Field Guides > Tree Guides > Identifying common tree buds

Identifying common tree buds

Hello! This guide is here to help you quickly and easily identify some of our most common trees by their buds. Simple scroll down and browse the buds available to see which looks similar to the one you wish to identify, then click the link below each image to visit that tree’s profile page and see its other clues and check its identity. Please note, I have not yet completed all the tree profiles, so only some of them are linked.

Using our tree buds identification guide

Tree buds are a helpful clue to identifying trees on our nature walk during the winter and early spring when there are no leaves or flowers. Because, while at first glance they are easily overlooked and we rarely think about them, actually, no two tree buds are exactly the same. From large, sticky buds (horse chestnut), to small, hairy buds (rowan), pointy buds (spindle) and round buds (hazel), even black buds (ash) to green buds (sycamore) there is a lot going on once you think about them. The main features to look for when identifying tree buds, are:

  • Colour
  • Shape (e.g. round and blunt, thin and pointy)
  • Size (e.g. small, large, long)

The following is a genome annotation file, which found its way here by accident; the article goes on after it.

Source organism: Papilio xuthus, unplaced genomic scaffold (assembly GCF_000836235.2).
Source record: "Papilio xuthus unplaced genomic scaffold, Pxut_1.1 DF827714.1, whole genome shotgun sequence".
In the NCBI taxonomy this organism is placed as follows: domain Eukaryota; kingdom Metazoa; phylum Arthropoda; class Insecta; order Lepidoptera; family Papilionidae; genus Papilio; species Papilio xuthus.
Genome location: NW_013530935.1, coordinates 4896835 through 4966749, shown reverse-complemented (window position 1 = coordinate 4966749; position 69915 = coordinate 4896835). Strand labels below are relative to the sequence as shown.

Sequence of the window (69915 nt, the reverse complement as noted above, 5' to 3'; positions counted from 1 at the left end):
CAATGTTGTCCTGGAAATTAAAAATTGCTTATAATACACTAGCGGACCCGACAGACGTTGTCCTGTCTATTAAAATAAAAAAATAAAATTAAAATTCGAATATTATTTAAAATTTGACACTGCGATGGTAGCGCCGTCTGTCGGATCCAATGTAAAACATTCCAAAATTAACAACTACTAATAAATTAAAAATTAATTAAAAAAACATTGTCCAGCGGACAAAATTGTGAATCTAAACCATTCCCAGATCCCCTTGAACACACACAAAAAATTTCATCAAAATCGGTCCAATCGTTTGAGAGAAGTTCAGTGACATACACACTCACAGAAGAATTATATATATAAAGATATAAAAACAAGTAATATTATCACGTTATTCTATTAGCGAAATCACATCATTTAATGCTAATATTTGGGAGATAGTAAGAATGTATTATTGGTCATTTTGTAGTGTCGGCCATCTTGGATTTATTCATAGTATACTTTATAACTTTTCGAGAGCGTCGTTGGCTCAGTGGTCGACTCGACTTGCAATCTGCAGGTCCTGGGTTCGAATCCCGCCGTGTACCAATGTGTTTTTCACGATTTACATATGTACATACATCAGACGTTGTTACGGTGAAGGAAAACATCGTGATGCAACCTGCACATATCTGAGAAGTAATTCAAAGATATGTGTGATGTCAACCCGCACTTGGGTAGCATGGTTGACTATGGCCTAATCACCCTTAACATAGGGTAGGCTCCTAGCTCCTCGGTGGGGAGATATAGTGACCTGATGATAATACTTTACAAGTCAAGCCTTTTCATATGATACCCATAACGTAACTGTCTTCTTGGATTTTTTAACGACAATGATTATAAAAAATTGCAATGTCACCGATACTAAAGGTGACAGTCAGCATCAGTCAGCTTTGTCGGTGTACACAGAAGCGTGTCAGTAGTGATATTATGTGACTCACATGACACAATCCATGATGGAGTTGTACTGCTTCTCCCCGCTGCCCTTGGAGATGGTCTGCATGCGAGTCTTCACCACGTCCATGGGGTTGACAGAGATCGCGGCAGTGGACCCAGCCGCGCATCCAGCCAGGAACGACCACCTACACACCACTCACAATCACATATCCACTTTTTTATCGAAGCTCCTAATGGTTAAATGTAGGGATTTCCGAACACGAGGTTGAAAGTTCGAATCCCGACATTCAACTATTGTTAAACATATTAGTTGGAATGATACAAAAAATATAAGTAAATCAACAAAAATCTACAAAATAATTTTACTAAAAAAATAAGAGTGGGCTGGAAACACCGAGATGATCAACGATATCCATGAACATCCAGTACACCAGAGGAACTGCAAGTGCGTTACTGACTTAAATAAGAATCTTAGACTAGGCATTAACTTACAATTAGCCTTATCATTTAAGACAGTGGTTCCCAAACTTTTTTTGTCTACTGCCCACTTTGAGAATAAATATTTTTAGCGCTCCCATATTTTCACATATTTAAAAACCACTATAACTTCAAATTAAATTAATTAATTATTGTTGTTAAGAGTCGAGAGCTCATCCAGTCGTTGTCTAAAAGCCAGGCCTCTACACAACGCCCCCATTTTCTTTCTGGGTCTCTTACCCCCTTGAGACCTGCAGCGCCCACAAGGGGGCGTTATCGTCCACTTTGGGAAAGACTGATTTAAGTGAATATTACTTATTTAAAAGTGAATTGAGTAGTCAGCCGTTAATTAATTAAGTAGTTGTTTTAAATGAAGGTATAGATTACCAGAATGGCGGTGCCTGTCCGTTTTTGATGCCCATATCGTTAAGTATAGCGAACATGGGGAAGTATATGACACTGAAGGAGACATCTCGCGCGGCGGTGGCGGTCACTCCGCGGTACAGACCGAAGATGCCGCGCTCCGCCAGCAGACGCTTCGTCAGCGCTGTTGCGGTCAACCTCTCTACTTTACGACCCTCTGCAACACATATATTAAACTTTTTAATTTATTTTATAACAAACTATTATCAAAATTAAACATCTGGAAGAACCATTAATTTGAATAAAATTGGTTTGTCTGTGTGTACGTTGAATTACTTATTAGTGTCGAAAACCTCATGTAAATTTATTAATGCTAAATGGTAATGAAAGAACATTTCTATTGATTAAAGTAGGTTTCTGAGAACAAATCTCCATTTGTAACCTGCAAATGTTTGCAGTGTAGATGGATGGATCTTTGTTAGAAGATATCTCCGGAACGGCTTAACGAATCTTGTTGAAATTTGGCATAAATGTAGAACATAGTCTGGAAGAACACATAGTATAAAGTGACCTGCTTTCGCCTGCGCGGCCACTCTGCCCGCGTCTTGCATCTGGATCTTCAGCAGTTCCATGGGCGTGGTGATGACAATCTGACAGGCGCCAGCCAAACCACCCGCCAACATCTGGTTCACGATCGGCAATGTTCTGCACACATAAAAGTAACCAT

• Single or multiple
  • Scales or hair
  • Position (e.g. alternate or opposite)

Remember, if you struggle to identify a tree bud, look around for other clues. Are any of the buds on the tree beginning to open yet? Even very young leaves can give you a clue. Take a look at the tree’s bark – are there any distinctive features? And, look around on the ground beneath the tree. Are there any of last year’s leaves, fruits or seeds? If you are still not sure, just make a note of where the tree is and come back to it later in the year.

Some tree bud facts...

As I am sure you know, leaves are very important in the life of a tree, since they are their kitchens of factories for energy production. And, it takes a lot of energy to make new leaves after the trees drop them during the autumn. So, having their new leaves protected in little buds gives the tree time to slowly nurture and nourish them until the cold and gloom of winter have gone and it is time to catch the sun again. 

But, buds don’t just act as blankets, protecting the bay leaves from the cold. They also stop insects, birds and other organisms from damaging these important parts. This is why some buds are sticky or hairy, or have really tightly sealed bud scales. Then, when the weather and he sunlight is just right, they all unfold and open, allowing the buds to burst.

Did you know though, it is not just leaves inside those buds. While many tree buds do contain baby leaves, some house baby flowers (blackthorn) or catkins (willow) or even a bit of both. Why not keep an eye open the next time you take an early season nature walk and see which tree buds you can spot.

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